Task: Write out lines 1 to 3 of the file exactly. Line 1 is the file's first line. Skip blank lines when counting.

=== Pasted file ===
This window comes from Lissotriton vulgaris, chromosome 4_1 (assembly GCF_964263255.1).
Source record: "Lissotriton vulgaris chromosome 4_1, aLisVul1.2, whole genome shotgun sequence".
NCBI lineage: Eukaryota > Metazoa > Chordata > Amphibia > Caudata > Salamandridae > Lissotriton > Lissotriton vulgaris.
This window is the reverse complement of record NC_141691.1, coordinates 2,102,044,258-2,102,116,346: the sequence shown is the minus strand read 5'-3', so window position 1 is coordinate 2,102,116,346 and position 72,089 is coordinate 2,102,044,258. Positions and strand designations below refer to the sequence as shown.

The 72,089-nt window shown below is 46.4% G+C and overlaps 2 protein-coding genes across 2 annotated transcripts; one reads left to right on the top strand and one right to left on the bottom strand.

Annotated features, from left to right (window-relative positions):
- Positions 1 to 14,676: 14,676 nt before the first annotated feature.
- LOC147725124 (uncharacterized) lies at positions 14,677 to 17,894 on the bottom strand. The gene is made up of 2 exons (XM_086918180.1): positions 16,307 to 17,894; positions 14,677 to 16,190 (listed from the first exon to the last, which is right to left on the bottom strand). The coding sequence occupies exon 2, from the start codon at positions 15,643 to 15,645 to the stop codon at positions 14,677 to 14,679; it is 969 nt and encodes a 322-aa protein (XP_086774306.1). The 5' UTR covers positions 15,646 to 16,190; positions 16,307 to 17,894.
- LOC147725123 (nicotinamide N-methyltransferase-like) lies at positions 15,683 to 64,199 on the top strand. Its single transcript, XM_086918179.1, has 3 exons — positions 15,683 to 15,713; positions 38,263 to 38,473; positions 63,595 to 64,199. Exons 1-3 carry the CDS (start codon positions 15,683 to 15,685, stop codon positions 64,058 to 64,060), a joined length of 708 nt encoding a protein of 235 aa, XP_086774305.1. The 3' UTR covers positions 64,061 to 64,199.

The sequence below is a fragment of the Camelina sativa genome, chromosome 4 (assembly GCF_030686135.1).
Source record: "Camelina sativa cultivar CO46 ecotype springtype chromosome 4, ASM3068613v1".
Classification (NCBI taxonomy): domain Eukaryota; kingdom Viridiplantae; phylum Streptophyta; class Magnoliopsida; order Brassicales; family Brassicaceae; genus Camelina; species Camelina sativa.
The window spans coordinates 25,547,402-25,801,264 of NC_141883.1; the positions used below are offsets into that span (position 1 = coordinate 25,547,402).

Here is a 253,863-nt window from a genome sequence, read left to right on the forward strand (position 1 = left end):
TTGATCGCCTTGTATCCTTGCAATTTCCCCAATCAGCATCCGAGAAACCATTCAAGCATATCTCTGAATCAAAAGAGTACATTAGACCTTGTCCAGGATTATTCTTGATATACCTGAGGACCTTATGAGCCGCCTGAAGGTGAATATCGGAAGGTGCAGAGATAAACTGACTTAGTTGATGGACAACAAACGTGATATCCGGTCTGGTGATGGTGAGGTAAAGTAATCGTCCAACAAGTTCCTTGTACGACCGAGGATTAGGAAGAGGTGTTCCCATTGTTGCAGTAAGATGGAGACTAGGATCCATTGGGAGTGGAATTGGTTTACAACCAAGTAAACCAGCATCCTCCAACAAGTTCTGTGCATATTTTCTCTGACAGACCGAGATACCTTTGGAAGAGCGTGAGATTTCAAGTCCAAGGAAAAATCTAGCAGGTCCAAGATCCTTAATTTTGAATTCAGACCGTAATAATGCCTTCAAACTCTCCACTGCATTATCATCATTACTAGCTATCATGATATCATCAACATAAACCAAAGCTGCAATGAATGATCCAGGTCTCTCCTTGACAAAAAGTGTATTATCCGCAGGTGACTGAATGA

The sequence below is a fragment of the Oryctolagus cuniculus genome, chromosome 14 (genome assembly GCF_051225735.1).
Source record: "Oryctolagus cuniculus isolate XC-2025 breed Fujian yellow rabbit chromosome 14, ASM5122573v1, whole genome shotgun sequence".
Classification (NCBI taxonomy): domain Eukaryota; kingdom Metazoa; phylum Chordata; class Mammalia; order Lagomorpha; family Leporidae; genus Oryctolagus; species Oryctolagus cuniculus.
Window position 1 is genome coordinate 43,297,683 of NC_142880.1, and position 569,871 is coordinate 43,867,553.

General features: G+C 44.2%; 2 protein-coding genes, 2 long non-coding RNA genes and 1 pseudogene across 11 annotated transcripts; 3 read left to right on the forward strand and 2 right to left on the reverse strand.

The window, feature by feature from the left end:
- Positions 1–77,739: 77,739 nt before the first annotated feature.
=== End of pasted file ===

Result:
This window comes from Lissotriton vulgaris, chromosome 4_1 (assembly GCF_964263255.1).
Source record: "Lissotriton vulgaris chromosome 4_1, aLisVul1.2, whole genome shotgun sequence".
NCBI lineage: Eukaryota > Metazoa > Chordata > Amphibia > Caudata > Salamandridae > Lissotriton > Lissotriton vulgaris.